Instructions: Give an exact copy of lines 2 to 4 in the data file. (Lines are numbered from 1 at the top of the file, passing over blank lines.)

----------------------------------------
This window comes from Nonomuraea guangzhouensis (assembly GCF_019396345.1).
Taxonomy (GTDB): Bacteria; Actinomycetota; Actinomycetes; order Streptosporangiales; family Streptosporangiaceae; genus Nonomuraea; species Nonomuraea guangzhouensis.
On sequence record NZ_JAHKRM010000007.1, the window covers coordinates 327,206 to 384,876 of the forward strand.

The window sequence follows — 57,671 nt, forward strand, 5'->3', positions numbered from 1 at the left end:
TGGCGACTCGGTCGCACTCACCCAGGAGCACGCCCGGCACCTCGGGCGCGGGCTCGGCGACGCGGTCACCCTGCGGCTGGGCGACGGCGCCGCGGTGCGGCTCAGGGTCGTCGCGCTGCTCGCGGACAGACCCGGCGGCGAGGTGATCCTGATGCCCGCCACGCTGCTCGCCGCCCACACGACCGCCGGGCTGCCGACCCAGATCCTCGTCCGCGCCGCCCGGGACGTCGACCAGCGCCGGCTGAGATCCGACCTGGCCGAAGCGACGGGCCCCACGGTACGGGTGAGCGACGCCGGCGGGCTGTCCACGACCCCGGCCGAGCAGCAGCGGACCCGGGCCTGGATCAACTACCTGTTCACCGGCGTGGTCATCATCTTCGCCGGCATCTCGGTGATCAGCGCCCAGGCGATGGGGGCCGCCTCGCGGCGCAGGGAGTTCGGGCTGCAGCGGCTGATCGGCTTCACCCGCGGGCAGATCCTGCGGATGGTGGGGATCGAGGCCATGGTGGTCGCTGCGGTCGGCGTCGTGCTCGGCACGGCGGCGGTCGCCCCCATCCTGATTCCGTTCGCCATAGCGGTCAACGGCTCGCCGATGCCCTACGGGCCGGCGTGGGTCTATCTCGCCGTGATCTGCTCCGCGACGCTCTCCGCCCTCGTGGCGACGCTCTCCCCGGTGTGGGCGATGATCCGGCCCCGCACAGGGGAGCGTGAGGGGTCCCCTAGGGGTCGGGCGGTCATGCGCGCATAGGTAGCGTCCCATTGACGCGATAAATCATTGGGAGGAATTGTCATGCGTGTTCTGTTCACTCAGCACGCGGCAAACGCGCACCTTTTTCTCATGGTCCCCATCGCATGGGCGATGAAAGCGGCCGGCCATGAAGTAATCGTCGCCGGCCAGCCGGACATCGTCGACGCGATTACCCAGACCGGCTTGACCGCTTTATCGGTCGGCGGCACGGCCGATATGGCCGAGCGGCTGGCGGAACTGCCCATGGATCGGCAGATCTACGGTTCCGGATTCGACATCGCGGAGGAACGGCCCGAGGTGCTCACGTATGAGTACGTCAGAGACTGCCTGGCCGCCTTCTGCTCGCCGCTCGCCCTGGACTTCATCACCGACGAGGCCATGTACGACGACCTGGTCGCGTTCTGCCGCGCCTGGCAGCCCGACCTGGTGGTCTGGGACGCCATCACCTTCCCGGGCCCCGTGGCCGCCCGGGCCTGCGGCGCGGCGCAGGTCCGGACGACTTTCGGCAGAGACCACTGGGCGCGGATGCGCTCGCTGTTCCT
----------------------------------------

Taxonomy (GTDB): Bacteria; Actinomycetota; Actinomycetes; order Streptosporangiales; family Streptosporangiaceae; genus Nonomuraea; species Nonomuraea guangzhouensis.
On sequence record NZ_JAHKRM010000007.1, the window covers coordinates 327,206 to 384,876 of the forward strand.

The window sequence follows — 57,671 nt, forward strand, 5'->3', positions numbered from 1 at the left end: